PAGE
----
Why does that happen?

Tony Osgood

Tony Osgood has had experience in development disability roles and now lectures for the University of Kent.         See: about       university          He says that he considers challengingbehaviour to be, above all else, two things: complaining and communication.          He believes in trying to work out the meaning before deciding how to respond.          His Writings takes offers the reader a treasure trove of articles.

Why Rewards & Punishment Don’t Work

This is about defence mode.         I try hard to not be offended at their description and apparent assumption that I am not familiar with B.F. Skinner and behavioural psychology when I not only have a master’s degree and 25 years of experience working with kids with special needs, but have also reared a neuro typical child that is thriving.  

Sensory overload

This article is written by a parent and occuational therapist.         We, as parents and caregivers (and on-lookers!), need to remember that responding from a behavioral point of view is ineffective in these cases.        As adults, we need to remove the excessive or adverse stimuli, and we may need to take the child to a calm, quiet place.        Click icon to view article.

What Lies Beneath Behavior?

At Echo, we encourage adults to look beneath the behaviour of children and to understand ‘behaviour as communication.’        It may be that the child is choosing a way of communicating that is hard for you to deal with but that doesn’t diminish the fact that the behaviour is driven by some deep need or physiological response.        These behaviours are often punished and then we wonder why the child is “always getting into trouble” or “never learns!” when we haven’t dealt with the root cause of the behaviour.           Click icon for full article.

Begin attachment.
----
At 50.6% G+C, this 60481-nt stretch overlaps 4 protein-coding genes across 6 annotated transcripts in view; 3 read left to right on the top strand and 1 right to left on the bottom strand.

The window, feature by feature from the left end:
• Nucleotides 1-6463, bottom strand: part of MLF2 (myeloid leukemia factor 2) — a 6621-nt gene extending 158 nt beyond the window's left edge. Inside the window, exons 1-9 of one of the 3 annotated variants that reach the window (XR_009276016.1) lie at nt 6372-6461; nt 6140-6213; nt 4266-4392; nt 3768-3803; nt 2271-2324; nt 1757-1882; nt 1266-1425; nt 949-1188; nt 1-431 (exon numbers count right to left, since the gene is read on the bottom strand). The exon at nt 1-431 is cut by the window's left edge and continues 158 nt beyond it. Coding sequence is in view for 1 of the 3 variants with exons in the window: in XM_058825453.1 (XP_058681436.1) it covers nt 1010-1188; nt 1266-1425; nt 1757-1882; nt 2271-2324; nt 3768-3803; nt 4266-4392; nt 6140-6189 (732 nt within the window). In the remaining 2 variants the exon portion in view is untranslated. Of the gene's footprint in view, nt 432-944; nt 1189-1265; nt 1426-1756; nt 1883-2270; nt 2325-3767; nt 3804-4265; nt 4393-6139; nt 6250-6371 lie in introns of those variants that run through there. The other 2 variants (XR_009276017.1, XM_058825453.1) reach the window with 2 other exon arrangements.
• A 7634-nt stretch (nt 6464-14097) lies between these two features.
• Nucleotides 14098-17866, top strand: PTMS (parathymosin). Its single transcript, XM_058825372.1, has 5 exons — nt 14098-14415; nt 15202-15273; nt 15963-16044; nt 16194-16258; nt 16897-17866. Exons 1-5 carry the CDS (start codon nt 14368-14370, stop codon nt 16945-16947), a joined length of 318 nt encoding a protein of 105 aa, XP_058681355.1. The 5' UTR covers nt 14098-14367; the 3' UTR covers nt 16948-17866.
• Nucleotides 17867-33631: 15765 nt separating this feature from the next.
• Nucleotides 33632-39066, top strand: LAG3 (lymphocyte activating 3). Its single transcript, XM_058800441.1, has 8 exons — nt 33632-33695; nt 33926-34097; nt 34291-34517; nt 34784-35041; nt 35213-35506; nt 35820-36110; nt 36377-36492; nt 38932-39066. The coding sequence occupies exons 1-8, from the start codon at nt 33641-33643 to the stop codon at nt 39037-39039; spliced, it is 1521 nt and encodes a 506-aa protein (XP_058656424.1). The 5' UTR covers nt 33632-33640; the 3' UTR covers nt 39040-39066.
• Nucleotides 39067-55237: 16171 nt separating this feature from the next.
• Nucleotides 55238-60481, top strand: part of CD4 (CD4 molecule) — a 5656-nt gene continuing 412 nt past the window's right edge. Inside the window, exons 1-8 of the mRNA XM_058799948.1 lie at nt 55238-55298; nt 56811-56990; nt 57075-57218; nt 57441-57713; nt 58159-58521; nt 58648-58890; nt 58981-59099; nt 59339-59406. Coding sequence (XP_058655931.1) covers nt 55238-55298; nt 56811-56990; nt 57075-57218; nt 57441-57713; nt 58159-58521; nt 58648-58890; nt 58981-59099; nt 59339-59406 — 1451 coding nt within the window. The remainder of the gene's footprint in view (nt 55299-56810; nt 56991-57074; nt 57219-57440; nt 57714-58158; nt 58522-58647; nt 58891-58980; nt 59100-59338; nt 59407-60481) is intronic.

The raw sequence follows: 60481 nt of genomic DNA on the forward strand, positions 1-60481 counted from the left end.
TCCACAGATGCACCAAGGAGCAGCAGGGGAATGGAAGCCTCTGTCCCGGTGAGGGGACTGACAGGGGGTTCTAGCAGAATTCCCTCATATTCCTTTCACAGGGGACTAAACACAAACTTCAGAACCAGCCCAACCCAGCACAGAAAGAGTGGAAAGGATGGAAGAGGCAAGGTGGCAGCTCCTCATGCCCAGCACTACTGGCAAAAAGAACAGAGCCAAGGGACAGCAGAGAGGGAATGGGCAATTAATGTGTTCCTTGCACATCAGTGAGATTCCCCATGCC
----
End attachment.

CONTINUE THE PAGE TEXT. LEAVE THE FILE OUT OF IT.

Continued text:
Uniquely Human

In his book, Dr Barry Prizant has drawn on over forty years’ in working with autistic children and adults, and their families, to outline how the uniqueness of individuals with autism can be built on as, a different way to be human.         He says, Rather than curb these behaviours, it’s better to enhance abilities, build on strengths, and offer supports that will naturally lead to more desirable behaviour and a better quality of life.        See:  Amazon.

A mother’s story

In her book George and Sam, Charlotte Moore writes about her experience of bringing up her sons and the challenges she faces.         George and Sam might be described as quite low functioning and they have contrasting personalities.        Her third son Jake is not autistic at all.       The book contains a lot of experience and insight.        The 2012 edition has been updated to cover George and Sam’s teenage years.          See:  Good Reads       Amazon.

After Winterbourne

After the scandalous revelations of abuse at Winterbourne View hospital a ministerial report set out the Department of Health response.          Five years  on, a BBC documentary has investigated whether progress has been made to get people with learning disabilities out of hospitals and into homes in the community.        While quite a few patients have been discharged a similar number have been admitted.               

Keeping people in the familiar surroundings of home while offering support seems to be considered the way forward.        The Challenging Behaviour Foundation outlines how this is supposed to work.       They have collected many links on best practice including their Time for Action report and an easy reading version.

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GAIN logo - thumbnail Please be aware that we, at GAIN, are not qualified to give advice.                     See: disclaimer.